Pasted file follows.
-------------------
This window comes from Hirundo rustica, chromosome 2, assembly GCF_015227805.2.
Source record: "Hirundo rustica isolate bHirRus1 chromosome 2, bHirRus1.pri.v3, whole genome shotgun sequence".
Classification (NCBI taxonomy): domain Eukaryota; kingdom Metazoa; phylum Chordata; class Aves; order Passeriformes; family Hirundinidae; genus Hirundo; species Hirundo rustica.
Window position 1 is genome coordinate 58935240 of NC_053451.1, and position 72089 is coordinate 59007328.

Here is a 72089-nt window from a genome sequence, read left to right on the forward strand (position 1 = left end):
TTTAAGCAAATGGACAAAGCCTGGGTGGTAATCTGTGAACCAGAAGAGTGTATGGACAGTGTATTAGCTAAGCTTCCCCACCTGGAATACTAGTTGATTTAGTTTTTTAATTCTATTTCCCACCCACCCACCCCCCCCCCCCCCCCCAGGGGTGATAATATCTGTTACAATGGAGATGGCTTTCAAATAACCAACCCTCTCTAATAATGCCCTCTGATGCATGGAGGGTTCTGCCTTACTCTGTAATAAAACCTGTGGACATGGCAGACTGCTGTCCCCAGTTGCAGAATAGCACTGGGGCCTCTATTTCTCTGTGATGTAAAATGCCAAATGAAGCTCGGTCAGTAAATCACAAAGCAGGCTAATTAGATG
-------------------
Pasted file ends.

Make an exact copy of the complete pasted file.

This window comes from Hirundo rustica, chromosome 2, assembly GCF_015227805.2.
Source record: "Hirundo rustica isolate bHirRus1 chromosome 2, bHirRus1.pri.v3, whole genome shotgun sequence".
Classification (NCBI taxonomy): domain Eukaryota; kingdom Metazoa; phylum Chordata; class Aves; order Passeriformes; family Hirundinidae; genus Hirundo; species Hirundo rustica.
Window position 1 is genome coordinate 58935240 of NC_053451.1, and position 72089 is coordinate 59007328.

Here is a 72089-nt window from a genome sequence, read left to right on the forward strand (position 1 = left end):
TTTAAGCAAATGGACAAAGCCTGGGTGGTAATCTGTGAACCAGAAGAGTGTATGGACAGTGTATTAGCTAAGCTTCCCCACCTGGAATACTAGTTGATTTAGTTTTTTAATTCTATTTCCCACCCACCCACCCCCCCCCCCCCCCCCAGGGGTGATAATATCTGTTACAATGGAGATGGCTTTCAAATAACCAACCCTCTCTAATAATGCCCTCTGATGCATGGAGGGTTCTGCCTTACTCTGTAATAAAACCTGTGGACATGGCAGACTGCTGTCCCCAGTTGCAGAATAGCACTGGGGCCTCTATTTCTCTGTGATGTAAAATGCCAAATGAAGCTCGGTCAGTAAATCACAAAGCAGGCTAATTAGATG